Finally, it’s worth mentioning that Cold War makes excellent use of the DualSense’s haptic feedback functionality when played on PS5. This is mainly because the tension of both L2 and R2 remain separate at any one time, changing depending on the gun you happen to be using. Aiming down the sight of a sniper scope feels vastly different to simply unleashing rounds with a handgun. What’s more, feeling the rumble of an enemy attack chopper as it roars overhead adds to the intensity of online matches. For this reason, it’ll be hard to go back to Modern Warfare’s multiplayer on PS4.
Call of Duty: Black Ops Cold War is a relatively safe franchise entry in the grand scheme of things, it’s aim being to act as a greatest hits album of sorts that offers some slight experimentation in its campaign and multiplayer but never to that extent that either become unrecognisable. Its story and characters get the job done but don’t live up to the potential established in the first Black Ops game, Zombies has never felt more like comfort food yet, leaving it to PVP to serve up some fresh action. It just about does. As far as next-gen launch titles go, I can’t think of a better FPS to take for a spin.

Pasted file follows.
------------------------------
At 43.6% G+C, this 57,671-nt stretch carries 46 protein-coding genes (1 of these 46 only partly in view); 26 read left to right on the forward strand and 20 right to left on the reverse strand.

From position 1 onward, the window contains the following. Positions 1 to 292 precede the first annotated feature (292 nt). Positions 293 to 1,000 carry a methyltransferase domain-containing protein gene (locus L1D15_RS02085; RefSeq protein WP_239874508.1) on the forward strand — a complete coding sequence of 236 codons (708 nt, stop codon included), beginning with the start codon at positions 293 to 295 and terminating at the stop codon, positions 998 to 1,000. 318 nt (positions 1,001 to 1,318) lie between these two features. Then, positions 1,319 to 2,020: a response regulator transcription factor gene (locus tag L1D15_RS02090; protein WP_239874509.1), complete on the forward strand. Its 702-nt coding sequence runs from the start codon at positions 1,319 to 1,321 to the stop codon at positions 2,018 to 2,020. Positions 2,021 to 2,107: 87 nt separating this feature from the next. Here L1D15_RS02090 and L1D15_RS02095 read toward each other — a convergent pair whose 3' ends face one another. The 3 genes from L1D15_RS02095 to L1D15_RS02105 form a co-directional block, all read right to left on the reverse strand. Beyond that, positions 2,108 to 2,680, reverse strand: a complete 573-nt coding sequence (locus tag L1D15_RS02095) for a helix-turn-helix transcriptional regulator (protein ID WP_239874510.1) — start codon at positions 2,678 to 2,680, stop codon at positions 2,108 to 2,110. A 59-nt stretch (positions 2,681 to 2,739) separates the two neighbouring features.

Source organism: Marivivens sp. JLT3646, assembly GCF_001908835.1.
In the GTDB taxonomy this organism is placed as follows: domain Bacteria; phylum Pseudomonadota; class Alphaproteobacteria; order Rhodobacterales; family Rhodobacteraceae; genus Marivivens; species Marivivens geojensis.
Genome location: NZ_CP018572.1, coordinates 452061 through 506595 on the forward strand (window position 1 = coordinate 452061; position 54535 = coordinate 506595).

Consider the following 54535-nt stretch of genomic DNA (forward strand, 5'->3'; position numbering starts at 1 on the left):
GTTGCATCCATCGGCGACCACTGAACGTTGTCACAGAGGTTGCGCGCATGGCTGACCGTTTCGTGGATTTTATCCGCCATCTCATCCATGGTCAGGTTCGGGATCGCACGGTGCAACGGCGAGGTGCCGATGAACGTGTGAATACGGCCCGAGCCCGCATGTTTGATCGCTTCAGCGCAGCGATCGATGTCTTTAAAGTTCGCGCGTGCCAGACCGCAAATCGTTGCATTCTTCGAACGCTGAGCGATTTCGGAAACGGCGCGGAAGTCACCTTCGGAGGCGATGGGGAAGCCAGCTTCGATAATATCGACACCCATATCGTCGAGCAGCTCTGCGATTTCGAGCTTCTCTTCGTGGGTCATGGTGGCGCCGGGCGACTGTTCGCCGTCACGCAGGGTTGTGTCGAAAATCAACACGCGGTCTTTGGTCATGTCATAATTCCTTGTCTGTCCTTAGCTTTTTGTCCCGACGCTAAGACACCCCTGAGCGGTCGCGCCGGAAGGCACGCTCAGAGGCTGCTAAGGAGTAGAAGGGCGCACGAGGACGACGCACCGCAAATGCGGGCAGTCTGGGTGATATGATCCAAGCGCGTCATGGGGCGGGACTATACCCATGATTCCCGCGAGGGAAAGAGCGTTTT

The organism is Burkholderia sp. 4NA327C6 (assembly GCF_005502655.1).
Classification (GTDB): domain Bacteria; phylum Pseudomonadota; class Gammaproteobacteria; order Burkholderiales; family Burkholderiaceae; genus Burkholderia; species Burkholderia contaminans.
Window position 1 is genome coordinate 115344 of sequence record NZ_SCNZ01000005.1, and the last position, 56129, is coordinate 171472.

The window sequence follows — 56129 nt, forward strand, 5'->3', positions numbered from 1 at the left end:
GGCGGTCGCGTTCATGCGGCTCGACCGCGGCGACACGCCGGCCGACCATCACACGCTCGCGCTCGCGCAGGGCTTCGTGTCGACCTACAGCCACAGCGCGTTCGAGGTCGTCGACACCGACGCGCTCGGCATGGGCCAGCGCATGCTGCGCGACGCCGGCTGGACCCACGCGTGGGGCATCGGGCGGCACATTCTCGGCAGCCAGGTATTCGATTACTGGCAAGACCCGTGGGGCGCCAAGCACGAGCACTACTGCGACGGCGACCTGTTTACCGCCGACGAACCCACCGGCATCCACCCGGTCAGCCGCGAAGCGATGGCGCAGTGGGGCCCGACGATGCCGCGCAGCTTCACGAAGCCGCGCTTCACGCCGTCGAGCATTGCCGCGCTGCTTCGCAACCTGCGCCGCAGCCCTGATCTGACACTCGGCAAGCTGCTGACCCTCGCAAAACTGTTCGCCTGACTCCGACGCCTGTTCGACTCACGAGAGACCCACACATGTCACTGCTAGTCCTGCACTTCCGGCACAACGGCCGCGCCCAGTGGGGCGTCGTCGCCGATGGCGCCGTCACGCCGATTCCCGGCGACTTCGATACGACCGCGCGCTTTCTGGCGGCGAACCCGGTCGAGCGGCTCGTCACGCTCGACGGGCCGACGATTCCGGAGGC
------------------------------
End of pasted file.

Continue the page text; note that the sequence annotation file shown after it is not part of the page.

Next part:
This year's Call of Duty effort is the true sequel to 2010's Call of Duty: Black Ops we've all been waiting for, with new campaign developer Raven Software delivering a bombast-filled, yet surprisingly subtle at times, single-player adventure. The zombies portion of the three-pronged package might leave a lot desired, but slight tweaks to the PVP multiplayer makes it the best it's ever been. Black Ops Cold War doesn't disappoint.
Call of Duty: Black Ops Cold War is out now on PC, Xbox, PS5 and PS4